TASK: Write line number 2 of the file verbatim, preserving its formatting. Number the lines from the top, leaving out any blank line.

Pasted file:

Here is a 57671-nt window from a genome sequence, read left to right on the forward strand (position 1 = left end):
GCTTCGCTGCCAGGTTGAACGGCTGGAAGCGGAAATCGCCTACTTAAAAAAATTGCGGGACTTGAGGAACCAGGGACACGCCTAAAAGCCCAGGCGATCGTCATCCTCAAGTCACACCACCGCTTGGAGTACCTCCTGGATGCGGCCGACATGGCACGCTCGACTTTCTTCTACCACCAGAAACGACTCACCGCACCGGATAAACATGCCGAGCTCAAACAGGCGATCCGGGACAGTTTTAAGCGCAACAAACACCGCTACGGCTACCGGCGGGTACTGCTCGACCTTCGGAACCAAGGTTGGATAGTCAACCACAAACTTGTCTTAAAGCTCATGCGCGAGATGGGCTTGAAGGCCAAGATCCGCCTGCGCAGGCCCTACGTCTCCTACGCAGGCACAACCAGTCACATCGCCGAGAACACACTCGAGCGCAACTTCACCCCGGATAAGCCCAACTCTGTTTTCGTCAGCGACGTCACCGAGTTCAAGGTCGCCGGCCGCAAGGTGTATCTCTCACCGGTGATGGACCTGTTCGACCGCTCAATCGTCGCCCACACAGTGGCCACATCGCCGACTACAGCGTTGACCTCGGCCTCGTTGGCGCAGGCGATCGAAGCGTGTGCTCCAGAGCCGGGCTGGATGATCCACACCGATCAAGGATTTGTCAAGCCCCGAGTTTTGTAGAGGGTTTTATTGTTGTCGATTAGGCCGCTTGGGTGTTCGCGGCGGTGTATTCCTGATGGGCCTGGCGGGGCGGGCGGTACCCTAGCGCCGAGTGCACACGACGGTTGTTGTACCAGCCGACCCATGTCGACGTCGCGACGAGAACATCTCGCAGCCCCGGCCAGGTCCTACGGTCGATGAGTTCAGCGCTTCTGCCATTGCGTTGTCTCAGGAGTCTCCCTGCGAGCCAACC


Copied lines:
GCTTCGCTGCCAGGTTGAACGGCTGGAAGCGGAAATCGCCTACTTAAAAAAATTGCGGGACTTGAGGAACCAGGGACACGCCTAAAAGCCCAGGCGATCGTCATCCTCAAGTCACACCACCGCTTGGAGTACCTCCTGGATGCGGCCGACATGGCACGCTCGACTTTCTTCTACCACCAGAAACGACTCACCGCACCGGATAAACATGCCGAGCTCAAACAGGCGATCCGGGACAGTTTTAAGCGCAACAAACACCGCTACGGCTACCGGCGGGTACTGCTCGACCTTCGGAACCAAGGTTGGATAGTCAACCACAAACTTGTCTTAAAGCTCATGCGCGAGATGGGCTTGAAGGCCAAGATCCGCCTGCGCAGGCCCTACGTCTCCTACGCAGGCACAACCAGTCACATCGCCGAGAACACACTCGAGCGCAACTTCACCCCGGATAAGCCCAACTCTGTTTTCGTCAGCGACGTCACCGAGTTCAAGGTCGCCGGCCGCAAGGTGTATCTCTCACCGGTGATGGACCTGTTCGACCGCTCAATCGTCGCCCACACAGTGGCCACATCGCCGACTACAGCGTTGACCTCGGCCTCGTTGGCGCAGGCGATCGAAGCGTGTGCTCCAGAGCCGGGCTGGATGATCCACACCGATCAAGGATTTGTCAAGCCCCGAGTTTTGTAGAGGGTTTTATTGTTGTCGATTAGGCCGCTTGGGTGTTCGCGGCGGTGTATTCCTGATGGGCCTGGCGGGGCGGGCGGTACCCTAGCGCCGAGTGCACACGACGGTTGTTGTACCAGCCGACCCATGTCGACGTCGCGACGAGAACATCTCGCAGCCCCGGCCAGGTCCTACGGTCGATGAGTTCAGCGCTTCTGCCATTGCGTTGTCTCAGGAGTCTCCCTGCGAGCCAACC